Beyond the local community, BSU is known for their missions program, which sends students around the U.S. and worldwide. Although due to COVID restrictions they are unable to do their traditional Christmas in Asia mission trip this year, they are looking forward to their spring break and summer missions opportunities. They also sent students on a disaster relief trip to St. Rose, Louisiana in early November to help provide relief from Hurricane Ida. 

As Christmas approaches, BSU will hold their final Vision service on Dec. 6, which will be a “relaxed Christmas worship service” along with some annual traditions including a gingerbread house contest and an ugly sweater contest, Phillips said. “That’s become kind of a fun last hoorah that doesn’t go super long, and people can come for parts if they want to. It’s got that mixture of keeping the focus on the Christmas story but also just having some fun with other lighthearted traditions.” More information about BSU events can be found on their Instagram, @mc_bsu. 

The Fellowship of Christian Athletes (FCA) is another prominent ministry on campus. Although the ministry is primarily targeted toward athletes, all students at MC are welcome to get involved. 

Currently in the process of hiring a new full-time staff member, FCA has been almost entirely student-led this semester, and the team has made some changes from previous years. One of the most significant regards FCA’s large group worship services, traditionally held every Monday night at 8:30 p.m. in the Coliseum.

“We came to the conclusion that although our corporate worship is great and it has a place, we felt like we needed more discipleship opportunities and we needed more opportunities to build relationships with people,” said Cooper Gadman, a member of the MC baseball team and head of the FCA executive team. “So one thing that we’re doing differently this year is instead of every Monday night doing worship, we’re doing that every other Monday night. And so on the opposite Mondays we’re doing what we call team huddles, which are just small groups.”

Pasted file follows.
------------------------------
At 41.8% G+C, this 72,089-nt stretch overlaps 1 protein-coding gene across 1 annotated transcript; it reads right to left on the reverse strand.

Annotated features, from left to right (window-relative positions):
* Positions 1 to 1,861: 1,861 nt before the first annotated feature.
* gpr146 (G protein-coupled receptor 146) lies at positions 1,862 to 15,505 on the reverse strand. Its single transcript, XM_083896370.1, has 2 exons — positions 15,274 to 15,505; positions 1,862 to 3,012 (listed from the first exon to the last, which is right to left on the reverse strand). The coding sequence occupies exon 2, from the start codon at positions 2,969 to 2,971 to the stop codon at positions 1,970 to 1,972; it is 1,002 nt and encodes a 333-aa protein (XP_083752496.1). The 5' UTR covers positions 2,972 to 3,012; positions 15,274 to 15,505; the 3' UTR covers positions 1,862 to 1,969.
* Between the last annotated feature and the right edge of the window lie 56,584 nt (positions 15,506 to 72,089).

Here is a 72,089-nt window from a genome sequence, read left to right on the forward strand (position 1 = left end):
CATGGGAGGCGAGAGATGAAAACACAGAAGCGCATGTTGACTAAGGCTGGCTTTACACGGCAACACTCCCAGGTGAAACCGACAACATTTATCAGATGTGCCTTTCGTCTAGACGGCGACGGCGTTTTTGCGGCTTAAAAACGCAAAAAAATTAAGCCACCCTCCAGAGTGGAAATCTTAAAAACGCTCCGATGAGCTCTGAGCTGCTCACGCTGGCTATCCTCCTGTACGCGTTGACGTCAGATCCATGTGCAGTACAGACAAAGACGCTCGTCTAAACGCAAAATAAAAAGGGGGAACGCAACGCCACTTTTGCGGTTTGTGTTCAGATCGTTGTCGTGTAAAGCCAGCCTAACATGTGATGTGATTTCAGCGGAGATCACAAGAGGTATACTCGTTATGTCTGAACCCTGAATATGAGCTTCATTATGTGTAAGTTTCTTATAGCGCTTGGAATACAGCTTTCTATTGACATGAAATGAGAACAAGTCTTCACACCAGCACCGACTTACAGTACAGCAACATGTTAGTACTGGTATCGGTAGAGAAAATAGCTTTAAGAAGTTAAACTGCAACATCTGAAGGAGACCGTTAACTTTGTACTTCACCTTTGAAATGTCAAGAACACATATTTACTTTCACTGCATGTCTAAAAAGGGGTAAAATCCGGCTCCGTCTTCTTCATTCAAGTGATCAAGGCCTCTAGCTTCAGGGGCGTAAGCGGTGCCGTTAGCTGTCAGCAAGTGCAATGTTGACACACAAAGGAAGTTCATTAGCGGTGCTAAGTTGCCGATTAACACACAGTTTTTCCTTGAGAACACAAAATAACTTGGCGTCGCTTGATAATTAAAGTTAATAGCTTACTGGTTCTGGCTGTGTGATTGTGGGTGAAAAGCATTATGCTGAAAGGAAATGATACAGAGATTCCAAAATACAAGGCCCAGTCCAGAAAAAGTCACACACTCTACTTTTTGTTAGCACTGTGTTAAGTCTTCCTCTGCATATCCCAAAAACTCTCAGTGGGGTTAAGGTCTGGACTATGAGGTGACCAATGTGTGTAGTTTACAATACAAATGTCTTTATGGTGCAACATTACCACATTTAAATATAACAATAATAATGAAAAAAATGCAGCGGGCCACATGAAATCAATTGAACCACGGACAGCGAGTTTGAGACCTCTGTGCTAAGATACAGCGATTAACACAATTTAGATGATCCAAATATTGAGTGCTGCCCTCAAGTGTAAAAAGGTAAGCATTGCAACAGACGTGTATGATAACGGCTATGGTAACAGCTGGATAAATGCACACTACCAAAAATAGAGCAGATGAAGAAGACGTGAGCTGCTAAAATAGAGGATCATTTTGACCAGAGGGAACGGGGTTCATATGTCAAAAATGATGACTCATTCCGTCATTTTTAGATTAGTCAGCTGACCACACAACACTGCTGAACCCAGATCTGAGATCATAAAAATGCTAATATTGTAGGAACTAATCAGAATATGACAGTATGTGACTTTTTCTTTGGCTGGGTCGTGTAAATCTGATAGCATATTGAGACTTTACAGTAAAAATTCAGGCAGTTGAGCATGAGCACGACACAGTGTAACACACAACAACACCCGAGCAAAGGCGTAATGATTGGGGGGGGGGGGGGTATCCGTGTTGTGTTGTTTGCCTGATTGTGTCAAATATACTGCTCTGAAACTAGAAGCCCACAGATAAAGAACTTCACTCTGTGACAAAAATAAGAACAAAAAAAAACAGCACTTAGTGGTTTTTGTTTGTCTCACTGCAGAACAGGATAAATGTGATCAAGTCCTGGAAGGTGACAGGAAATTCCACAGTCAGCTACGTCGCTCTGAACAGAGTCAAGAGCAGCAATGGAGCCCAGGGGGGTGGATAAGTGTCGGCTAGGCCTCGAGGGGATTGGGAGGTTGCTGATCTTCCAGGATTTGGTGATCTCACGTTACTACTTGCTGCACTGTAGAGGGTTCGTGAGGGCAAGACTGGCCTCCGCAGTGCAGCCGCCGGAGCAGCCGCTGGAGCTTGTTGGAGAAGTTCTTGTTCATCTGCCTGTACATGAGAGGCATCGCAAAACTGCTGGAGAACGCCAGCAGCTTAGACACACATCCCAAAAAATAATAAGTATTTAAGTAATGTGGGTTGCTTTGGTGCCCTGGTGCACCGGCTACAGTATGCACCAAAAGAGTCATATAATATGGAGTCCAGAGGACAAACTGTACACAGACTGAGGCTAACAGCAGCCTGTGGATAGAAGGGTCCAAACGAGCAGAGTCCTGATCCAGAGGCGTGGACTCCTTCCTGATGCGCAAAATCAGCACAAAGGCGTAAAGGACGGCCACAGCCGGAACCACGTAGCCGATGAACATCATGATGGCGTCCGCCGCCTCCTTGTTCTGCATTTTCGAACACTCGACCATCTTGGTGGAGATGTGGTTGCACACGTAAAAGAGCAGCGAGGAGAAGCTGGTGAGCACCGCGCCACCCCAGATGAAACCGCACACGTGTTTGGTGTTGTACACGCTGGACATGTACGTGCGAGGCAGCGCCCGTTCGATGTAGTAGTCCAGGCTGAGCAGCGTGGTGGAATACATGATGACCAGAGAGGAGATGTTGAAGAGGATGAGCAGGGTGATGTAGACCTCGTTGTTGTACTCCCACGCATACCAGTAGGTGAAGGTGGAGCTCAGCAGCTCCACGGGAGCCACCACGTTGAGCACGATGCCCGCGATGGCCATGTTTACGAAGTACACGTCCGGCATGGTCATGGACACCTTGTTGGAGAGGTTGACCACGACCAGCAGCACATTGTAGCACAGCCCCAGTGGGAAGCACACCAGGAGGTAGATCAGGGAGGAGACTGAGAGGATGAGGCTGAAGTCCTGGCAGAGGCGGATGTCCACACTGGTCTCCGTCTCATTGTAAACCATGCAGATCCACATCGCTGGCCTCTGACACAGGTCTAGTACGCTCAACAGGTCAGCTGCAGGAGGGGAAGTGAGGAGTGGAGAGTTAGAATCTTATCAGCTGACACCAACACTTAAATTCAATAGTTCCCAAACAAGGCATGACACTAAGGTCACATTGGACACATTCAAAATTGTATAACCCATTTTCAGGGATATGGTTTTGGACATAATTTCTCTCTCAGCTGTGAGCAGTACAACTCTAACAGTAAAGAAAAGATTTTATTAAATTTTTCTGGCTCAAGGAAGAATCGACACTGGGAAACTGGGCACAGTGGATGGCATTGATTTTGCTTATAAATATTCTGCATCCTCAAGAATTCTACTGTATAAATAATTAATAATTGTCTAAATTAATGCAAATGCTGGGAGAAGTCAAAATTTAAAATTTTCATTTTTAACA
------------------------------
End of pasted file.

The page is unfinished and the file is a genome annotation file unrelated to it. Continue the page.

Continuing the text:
Huddles are divided by sport, but there are also guys and girls huddles for those not involved on a sports team or whose sports team does not have a representative on the FCA lead team. “By the end of May we want to have a huddle for every team on campus,” said Gadman, “so we still have I think five or six that we need to target for the spring, but that’s the goal I set for myself and for the team, and it’s going really well.”

FCA is working on expanding their community outreach and hope to plan a serve day in the spring, but this semester they have hosted a couple of events seeking to involve the campus community. One of these was Fields of Faith, a campus-wide night of worship, prayer, and teaching held on the baseball fields in October. Gadman was pleased with the turnout at the event: “It was really cool just to see new faces out there that we’d never seen,” he said.

The other major event hosted by FCA this semester was a packing party for Operation Christmas Child. They encouraged sports teams, clubs and tribes, and other groups on campus to purchase items to fill Operation Christmas Child boxes. Then on Nov. 8, they held a packing party in the Coliseum, providing coffee and donuts for students in attendance. Students packed boxes, wrote notes for the children who would receive them, and prayed over the boxes. Over 250 boxes were packed through this event. 

While Operation Christmas Child was FCA’s main event for Christmas, they will also hold a worship night on Dec. 6 which will most likely be Christmas-themed. More information about FCA can be found on their Instagram @mc.fca.

Published by

The Collegian

The Collegian is the official student newspaper of Mississippi College. Run by students for students, The Collegian strives to bring quality journalism and storytelling to its readers while also providing an outlet for students to express themselves. We hope our readers leave with a better sense of their community and the people in it.